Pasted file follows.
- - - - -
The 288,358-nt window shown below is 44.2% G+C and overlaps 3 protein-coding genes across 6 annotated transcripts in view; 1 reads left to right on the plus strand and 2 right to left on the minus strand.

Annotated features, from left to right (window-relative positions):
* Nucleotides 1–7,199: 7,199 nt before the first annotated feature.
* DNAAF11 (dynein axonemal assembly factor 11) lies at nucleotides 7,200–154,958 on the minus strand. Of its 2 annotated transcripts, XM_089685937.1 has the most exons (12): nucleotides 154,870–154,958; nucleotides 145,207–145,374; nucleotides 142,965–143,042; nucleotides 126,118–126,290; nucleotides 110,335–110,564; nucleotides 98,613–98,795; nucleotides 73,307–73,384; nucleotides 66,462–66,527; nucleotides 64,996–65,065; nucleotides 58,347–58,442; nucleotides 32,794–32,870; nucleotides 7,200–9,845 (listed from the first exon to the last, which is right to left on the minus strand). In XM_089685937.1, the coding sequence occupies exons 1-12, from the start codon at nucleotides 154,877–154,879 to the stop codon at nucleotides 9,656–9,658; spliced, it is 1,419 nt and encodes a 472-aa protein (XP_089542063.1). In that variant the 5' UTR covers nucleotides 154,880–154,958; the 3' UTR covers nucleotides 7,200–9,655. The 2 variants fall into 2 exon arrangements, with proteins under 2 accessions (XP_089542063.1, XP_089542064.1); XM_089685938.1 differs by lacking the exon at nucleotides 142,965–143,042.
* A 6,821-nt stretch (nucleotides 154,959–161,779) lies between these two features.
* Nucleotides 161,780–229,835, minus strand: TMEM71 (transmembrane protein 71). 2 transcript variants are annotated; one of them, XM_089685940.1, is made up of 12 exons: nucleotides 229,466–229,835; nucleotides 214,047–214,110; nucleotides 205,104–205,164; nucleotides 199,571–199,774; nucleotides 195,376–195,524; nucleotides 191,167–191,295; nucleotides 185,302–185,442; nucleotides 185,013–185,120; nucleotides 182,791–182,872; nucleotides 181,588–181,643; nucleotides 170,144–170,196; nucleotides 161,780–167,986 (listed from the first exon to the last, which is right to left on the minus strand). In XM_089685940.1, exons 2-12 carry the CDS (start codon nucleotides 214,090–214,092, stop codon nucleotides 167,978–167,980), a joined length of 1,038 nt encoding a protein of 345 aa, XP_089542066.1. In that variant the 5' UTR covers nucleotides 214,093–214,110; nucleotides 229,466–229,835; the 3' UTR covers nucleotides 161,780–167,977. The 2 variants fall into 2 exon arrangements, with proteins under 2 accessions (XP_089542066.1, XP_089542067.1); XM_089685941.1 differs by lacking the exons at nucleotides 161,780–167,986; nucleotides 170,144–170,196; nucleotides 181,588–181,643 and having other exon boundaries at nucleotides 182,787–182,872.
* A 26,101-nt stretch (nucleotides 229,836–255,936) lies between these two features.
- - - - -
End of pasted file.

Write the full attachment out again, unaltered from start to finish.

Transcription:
The 288,358-nt window shown below is 44.2% G+C and overlaps 3 protein-coding genes across 6 annotated transcripts in view; 1 reads left to right on the plus strand and 2 right to left on the minus strand.

Annotated features, from left to right (window-relative positions):
* Nucleotides 1–7,199: 7,199 nt before the first annotated feature.
* DNAAF11 (dynein axonemal assembly factor 11) lies at nucleotides 7,200–154,958 on the minus strand. Of its 2 annotated transcripts, XM_089685937.1 has the most exons (12): nucleotides 154,870–154,958; nucleotides 145,207–145,374; nucleotides 142,965–143,042; nucleotides 126,118–126,290; nucleotides 110,335–110,564; nucleotides 98,613–98,795; nucleotides 73,307–73,384; nucleotides 66,462–66,527; nucleotides 64,996–65,065; nucleotides 58,347–58,442; nucleotides 32,794–32,870; nucleotides 7,200–9,845 (listed from the first exon to the last, which is right to left on the minus strand). In XM_089685937.1, the coding sequence occupies exons 1-12, from the start codon at nucleotides 154,877–154,879 to the stop codon at nucleotides 9,656–9,658; spliced, it is 1,419 nt and encodes a 472-aa protein (XP_089542063.1). In that variant the 5' UTR covers nucleotides 154,880–154,958; the 3' UTR covers nucleotides 7,200–9,655. The 2 variants fall into 2 exon arrangements, with proteins under 2 accessions (XP_089542063.1, XP_089542064.1); XM_089685938.1 differs by lacking the exon at nucleotides 142,965–143,042.
* A 6,821-nt stretch (nucleotides 154,959–161,779) lies between these two features.
* Nucleotides 161,780–229,835, minus strand: TMEM71 (transmembrane protein 71). 2 transcript variants are annotated; one of them, XM_089685940.1, is made up of 12 exons: nucleotides 229,466–229,835; nucleotides 214,047–214,110; nucleotides 205,104–205,164; nucleotides 199,571–199,774; nucleotides 195,376–195,524; nucleotides 191,167–191,295; nucleotides 185,302–185,442; nucleotides 185,013–185,120; nucleotides 182,791–182,872; nucleotides 181,588–181,643; nucleotides 170,144–170,196; nucleotides 161,780–167,986 (listed from the first exon to the last, which is right to left on the minus strand). In XM_089685940.1, exons 2-12 carry the CDS (start codon nucleotides 214,090–214,092, stop codon nucleotides 167,978–167,980), a joined length of 1,038 nt encoding a protein of 345 aa, XP_089542066.1. In that variant the 5' UTR covers nucleotides 214,093–214,110; nucleotides 229,466–229,835; the 3' UTR covers nucleotides 161,780–167,977. The 2 variants fall into 2 exon arrangements, with proteins under 2 accessions (XP_089542066.1, XP_089542067.1); XM_089685941.1 differs by lacking the exons at nucleotides 161,780–167,986; nucleotides 170,144–170,196; nucleotides 181,588–181,643 and having other exon boundaries at nucleotides 182,787–182,872.
* A 26,101-nt stretch (nucleotides 229,836–255,936) lies between these two features.